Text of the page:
We know that the term “grace” means unmerited favor; but the Calvinist interprets the word “grace” as *irresistible* unmerited favor when using it in the context of salvation. This is a big difference. If we want to get some traction in the tug-of-war with the Calvinists, then we must make them own (and use) the word “irresistible” wherever it is found in their views. This is not to be snarky, but to be clear.

There are quite a few Christians out there today, calling themselves Calvinistic, who do not fully grasp the startling implications of what they are professing. In the historical Calvinistic system, there is no essential aspect of salvation that is not utterly irresistible. In the Reformed way, election to salvation is irresistible; effectual calling and/or the new birth (prior to faith) would also be irresistible. Likewise, our repentance and saving faith would be irresistible, in theory. This exposes their system as a kind of Christian fatalism since our eternal destiny would be 100 percent determined by outside force. God would supply the force for the elect, and Adam would have supplied the force for the reprobate. You can probably see why we always end up in a discussion of the terms “original sin” and “free will.”

If you find yourself discussing these issues with professing Calvinists, a good question to ask them is: “In your system, are there any essential aspects of salvation that can be resisted by the elect”? Or we might ask: “In your system, is there anything that those born reprobate could do to avoid eternal misery”? A real Calvinist will answer “no” to both questions, thus they should own the title of Christian fatalist (but they probably won’t).

As noted before, we have the same problem with the double meaning in the term “original sin.” Both sides use the term, but they don’t define it the same way. The Calvinist insists that we all suffer the consequences and *the guilt* of Adam’s sin; whereas, the non-Calvinist (and Scripture) teaches that we all suffer the consequences of Adam’s sin, but not the guilt.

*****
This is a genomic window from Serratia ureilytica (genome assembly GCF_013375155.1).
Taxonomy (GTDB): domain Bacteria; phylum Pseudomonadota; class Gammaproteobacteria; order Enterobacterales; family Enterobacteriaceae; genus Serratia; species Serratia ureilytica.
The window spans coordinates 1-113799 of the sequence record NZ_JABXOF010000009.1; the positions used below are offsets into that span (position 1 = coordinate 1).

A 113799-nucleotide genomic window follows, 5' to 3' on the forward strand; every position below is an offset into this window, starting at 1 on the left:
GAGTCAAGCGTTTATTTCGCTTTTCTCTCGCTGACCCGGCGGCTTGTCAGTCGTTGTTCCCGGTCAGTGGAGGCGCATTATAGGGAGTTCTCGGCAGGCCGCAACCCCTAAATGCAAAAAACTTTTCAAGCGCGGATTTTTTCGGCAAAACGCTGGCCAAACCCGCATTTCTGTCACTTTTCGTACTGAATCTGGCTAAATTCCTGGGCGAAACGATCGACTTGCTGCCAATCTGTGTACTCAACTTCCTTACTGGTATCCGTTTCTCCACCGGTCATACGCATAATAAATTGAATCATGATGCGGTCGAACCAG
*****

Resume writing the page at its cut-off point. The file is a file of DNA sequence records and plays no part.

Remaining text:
Both sides agree that we are born in sin. You don’t need a Bible to believe that children are naturally selfish, but nobody is born guilty of anything. That would be absurd and Scripture explicitly teaches, in Romans 4 and 5, that sin is not imputed when there is no law.  Like everyone else, Jacob and Esau were born in sin, but Paul clearly teaches that they had not done anything evil, or guilt worthy, prior to being born (Rom 9:11). Like the blind man in John 9, we are born this way so that the “works of God” should be revealed in us. Thus, the following is good advice for us all: Stop whining, play the hand you are dealt, and leave the judging to God.

Next term: World
The multiple meanings of the word “world” are also at the heart of our debate. If it weren’t for the legitimate diversity of this word’s usage in Scripture then, I think, Calvinism would have fizzled out a long time ago. Calvinists seize upon this diversity to rescue their system from certain destruction. I won’t take the time here to examine all the ways in which the word “world” is used by Jesus and the biblical writers.

One thing is clear: the word “world” in the Bible should never be defined as the “elect;” yet this is what Calvinists try to do with texts like John 3:16.